Panel: Ideology of Interactivity
In this talk, I will return to some rudimentary issues that have been pestering me for some time and which now seem pertinent. I hope it isn’t a statement on the obvious. Rather than offering my thoughts on art and surveillance, as promised, I would like to respond to a comment that Simon Penny made on Tuesday in another panel on interactivity and art. When asked what he thought of the critical writing on interactive work he gave a witty and provocative answer, an answer provided by Mahatma Ghandi. Apparently when Ghandi was asked what he thought of Western civilization. he replied, “it would be a good idea”. The implication, of course, is that the same can be said of writing on art and new media technologies.
This response piqued my interest because it says something about the very complicated ties- the surface tensions- between different practices or modalitiej of expression: theoretical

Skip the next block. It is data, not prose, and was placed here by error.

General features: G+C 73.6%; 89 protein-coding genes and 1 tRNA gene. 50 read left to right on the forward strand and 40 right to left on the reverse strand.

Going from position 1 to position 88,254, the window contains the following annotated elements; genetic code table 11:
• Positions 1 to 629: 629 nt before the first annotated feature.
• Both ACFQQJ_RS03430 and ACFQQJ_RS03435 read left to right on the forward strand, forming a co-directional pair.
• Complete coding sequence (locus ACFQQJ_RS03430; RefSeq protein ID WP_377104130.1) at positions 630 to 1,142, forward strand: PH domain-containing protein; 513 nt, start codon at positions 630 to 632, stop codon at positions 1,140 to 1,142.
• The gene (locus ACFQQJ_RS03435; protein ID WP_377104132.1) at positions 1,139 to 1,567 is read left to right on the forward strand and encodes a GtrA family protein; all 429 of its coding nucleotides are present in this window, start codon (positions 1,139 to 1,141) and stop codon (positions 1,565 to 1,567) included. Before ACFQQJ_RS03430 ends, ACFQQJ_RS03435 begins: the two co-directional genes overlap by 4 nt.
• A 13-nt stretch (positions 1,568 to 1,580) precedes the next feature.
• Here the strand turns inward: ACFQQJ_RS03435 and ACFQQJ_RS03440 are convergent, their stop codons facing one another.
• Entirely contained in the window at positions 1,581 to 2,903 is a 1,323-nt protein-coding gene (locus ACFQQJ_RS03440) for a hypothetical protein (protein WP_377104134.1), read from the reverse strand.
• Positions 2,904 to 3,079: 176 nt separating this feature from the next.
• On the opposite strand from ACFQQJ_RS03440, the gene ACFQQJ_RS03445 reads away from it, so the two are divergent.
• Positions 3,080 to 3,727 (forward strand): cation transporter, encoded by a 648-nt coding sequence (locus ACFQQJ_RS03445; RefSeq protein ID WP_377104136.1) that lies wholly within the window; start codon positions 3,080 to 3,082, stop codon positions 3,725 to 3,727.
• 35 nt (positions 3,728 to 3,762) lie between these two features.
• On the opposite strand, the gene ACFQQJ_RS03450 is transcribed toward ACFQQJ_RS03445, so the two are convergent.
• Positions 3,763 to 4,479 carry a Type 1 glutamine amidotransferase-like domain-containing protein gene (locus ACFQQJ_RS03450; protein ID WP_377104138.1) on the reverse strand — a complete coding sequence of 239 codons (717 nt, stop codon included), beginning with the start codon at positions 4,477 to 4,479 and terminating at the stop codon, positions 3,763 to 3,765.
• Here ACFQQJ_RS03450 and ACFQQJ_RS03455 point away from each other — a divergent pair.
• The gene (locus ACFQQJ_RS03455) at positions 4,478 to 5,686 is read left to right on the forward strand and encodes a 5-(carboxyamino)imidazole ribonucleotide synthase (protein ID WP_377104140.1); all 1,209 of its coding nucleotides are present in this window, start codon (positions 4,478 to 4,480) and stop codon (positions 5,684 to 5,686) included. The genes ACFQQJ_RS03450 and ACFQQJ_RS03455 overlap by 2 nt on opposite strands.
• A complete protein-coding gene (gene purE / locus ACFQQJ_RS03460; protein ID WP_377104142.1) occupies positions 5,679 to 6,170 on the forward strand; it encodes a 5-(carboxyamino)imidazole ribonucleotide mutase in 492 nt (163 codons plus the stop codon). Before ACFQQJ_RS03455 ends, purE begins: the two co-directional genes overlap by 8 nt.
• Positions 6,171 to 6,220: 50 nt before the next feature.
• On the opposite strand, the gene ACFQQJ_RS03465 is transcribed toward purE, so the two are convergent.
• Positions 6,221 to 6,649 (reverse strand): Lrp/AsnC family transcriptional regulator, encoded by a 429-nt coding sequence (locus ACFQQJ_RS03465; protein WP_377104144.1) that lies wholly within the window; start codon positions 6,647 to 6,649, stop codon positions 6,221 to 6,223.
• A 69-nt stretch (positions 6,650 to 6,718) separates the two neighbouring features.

discourses, writing, criticism, art works, artists, and institutions. It made me reflect on the ways our terrains diverge and overlap. After all art and theory share some common features within North America in the popular imagination: they are both often seen as useless activities.
- Kim Sawchuk (Canada) is a media theorist who writes on marketing research as well as on the media arts. Her media arts forays examine the political and artistic uses of on-line and electronic technologies. Her most recent work has been on the confluence between medical imaging and aesthetics. She teaches in the department of Communication Studies at Montreal’s Concordia University.
Full text p. 248-251